With the midterm election finish line mere days away, 9th Congressional District candidates Bob Turner, a Republican, and Rep. Anthony Weiner (D-Queens and Brooklyn) Thursday night seemed sharply divided on most issues, including the national deficit, stimulus, healthcare and Bush tax cuts as they squared off in a spirited debate at the Juniper Park Civic Association meeting in Middle Village.
The event, organized by the Queens Chronicle and Forum Newsgroup, was the first of two, with state Sen. Joe Addabbo Jr. (D-Howard Beach) and Republican Anthony Como also going toe-to-toe Thursday as their fight for the 15th Senate District seat winds down.
This year’s federal budget deficit is expected to be more than $1 trillion, and Weiner said one critical way to put a dent in it is to create employment opportunities for taxpayers.
“When more people are working, there’s less strain on the government,” he reasoned.
Turner, referencing the similar situation that President Ronald Reagan faced in 1984, said the nation needs tax cuts.
“The only way out of this is to grow our way out of it,” he said to an enthusiastic crowd of about 300 people.
Turner slammed the stimulus bill, saying it only “put us further in the hole” and the “efficacy of the bailout money to states and cities is unproven.”
Weiner said the package was necessary, because without it, “the state said they’d have to lay off [first responders.]” He also praised the middle-class tax cuts.
“Frankly, we needed that, so that [people] had money to put into our local stores,” Weiner said.
Turner seized on the healthcare bill, which he has indicated he’d vote to repeal, saying he would not make it compulsory, and would have put greater reliance on the private insurance industry by encouraging competition between states.
“This is not the fault of greedy businesses — it’s government incompetence,” Turner said.
Weiner detailed how he would have simplified the bill by gradually expanding Medicare to cover more Americans.
Asked what the income cutoff point should be for extending the Bush tax cuts, Weiner said $250,000 is too low and suggested $1 million. Turner, a former TV industry executive, said he would “cut substantially in all categories” because the people earning the most are the entrepreneurs, the ones who can expand the economy and hire more employees.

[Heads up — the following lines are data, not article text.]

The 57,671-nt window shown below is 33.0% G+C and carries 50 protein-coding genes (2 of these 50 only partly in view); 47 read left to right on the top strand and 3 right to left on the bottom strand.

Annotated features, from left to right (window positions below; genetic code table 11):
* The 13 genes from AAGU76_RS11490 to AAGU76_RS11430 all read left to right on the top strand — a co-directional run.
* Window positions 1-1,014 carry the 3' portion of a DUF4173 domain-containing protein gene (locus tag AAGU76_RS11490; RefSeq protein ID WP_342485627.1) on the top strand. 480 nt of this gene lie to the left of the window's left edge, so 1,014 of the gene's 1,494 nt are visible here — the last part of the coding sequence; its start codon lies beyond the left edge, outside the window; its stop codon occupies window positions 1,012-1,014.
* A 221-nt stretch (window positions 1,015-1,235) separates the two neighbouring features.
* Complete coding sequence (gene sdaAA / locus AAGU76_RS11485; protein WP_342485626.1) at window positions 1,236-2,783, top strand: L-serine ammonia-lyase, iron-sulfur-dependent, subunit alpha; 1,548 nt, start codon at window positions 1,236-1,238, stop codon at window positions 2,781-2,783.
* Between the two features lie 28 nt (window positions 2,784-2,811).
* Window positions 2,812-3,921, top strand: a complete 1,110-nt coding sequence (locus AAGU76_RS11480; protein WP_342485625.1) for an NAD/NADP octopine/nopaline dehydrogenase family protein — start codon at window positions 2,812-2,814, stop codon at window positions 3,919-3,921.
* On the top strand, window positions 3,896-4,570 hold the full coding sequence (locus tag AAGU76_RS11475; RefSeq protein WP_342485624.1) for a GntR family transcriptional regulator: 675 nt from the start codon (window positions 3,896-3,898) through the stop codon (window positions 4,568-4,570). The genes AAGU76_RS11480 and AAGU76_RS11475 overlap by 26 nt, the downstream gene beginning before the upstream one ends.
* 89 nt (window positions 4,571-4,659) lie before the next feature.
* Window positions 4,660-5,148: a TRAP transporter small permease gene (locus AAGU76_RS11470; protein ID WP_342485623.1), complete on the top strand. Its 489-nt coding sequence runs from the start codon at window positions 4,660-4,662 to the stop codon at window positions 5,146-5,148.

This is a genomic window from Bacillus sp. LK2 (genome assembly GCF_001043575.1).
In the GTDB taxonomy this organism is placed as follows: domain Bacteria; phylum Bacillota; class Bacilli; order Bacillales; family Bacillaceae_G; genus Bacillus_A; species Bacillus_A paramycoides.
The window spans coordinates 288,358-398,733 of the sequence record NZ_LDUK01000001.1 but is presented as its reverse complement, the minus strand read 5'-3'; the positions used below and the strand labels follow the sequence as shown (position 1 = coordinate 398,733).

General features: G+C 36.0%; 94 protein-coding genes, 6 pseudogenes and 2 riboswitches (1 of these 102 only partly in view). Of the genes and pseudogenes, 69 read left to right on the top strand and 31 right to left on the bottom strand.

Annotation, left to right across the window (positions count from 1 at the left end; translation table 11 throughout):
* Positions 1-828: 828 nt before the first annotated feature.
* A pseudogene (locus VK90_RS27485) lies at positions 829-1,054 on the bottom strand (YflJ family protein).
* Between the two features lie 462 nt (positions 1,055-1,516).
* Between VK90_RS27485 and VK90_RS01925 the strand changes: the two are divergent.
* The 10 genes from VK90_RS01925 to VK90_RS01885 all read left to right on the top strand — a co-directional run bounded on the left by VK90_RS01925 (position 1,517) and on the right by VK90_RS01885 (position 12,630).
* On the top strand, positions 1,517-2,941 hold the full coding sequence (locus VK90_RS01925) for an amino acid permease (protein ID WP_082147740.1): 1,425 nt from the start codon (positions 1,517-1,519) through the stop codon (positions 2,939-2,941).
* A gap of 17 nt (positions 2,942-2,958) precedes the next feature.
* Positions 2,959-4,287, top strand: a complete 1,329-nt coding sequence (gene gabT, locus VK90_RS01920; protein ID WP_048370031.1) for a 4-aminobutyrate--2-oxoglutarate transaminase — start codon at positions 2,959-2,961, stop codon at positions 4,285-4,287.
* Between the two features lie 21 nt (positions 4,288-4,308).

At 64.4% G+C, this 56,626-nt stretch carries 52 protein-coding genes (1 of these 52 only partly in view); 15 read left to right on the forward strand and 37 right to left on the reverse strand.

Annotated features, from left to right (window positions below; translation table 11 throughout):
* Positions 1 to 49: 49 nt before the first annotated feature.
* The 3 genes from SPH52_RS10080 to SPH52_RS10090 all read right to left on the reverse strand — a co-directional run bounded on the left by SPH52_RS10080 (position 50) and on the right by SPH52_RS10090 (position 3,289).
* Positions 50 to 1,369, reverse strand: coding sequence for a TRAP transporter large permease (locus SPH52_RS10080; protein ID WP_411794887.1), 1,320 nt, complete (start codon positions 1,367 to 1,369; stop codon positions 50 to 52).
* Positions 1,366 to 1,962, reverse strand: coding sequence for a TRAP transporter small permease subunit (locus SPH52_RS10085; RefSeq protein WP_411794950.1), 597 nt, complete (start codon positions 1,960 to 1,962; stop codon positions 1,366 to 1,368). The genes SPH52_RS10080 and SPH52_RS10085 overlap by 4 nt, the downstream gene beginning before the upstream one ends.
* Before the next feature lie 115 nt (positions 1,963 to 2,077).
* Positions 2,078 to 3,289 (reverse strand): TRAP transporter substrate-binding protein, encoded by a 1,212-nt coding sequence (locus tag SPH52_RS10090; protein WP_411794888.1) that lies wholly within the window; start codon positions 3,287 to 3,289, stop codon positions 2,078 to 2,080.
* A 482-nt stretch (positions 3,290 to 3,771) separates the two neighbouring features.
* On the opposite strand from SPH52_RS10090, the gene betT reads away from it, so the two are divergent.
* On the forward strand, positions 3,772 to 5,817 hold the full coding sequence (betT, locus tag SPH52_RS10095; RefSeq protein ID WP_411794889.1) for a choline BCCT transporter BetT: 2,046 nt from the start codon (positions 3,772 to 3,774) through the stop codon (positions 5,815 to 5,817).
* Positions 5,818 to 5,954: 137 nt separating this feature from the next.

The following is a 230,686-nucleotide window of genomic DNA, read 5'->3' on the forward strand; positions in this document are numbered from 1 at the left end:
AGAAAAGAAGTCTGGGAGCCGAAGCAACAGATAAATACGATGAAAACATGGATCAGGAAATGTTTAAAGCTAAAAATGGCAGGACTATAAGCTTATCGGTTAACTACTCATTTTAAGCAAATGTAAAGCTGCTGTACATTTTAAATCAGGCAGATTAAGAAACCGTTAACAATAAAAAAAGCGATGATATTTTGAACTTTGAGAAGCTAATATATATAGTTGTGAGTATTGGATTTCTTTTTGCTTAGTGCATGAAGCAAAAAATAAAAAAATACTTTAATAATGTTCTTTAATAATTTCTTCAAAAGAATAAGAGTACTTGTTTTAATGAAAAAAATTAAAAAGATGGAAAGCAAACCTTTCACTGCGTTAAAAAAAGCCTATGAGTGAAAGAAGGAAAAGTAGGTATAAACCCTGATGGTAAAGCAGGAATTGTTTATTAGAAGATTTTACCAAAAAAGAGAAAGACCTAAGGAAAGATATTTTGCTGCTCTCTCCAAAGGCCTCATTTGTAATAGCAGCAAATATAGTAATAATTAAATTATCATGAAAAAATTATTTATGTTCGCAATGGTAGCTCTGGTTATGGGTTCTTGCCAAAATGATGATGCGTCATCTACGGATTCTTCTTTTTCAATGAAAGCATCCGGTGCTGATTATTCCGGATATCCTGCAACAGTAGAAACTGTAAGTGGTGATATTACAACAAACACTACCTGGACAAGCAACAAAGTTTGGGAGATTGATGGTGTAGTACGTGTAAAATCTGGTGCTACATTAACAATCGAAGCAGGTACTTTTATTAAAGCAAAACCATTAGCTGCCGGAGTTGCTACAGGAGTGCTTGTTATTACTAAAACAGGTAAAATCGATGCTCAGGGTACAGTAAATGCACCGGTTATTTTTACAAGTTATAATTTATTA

Weiner detailed a three-point plan on dealing with illegal immigrants. He said that in addition to increasing border security, the undocumented — if they're working, paying taxes, paying withholdings, learn English, their kids are in school and aren't accepting a government subsidy — should “get a worker card, pay a fine and go to the end of the line.” Weiner also asserted that business owners who employ undocumented immigrants without a worker card should “get thrown in jail.”
Turner said, “By and large, I agree with the tough talk, but we’ve had inaction over the past 12 years.” He went on to posit that the “most porous part of the border happens to be Kennedy Airport.”
Locally, Weiner said that contrary to FEMA’s policy, he would compel the federal government to replace trees destroyed by the September tornadoes. Turner disagreed, saying “federal money should be reserved for major catastrophes.”
Truck traffic in Maspeth, an issue with which many audience members have had to contend, comes down to better mass transit and enforcement by police and the city Department of Transportation, Weiner said.
Turner agreed in principle with his opponent, but added, “If I were running for mayor, I’d give you a different answer,” taking a veiled shot at Weiner’s candidacy to succeed Mayor Bloomberg in 2013.
“I guarantee you this: I would never take a job in politics that doesn’t give me the chance to represent this community,” Weiner later said.
Election Day is Nov. 2.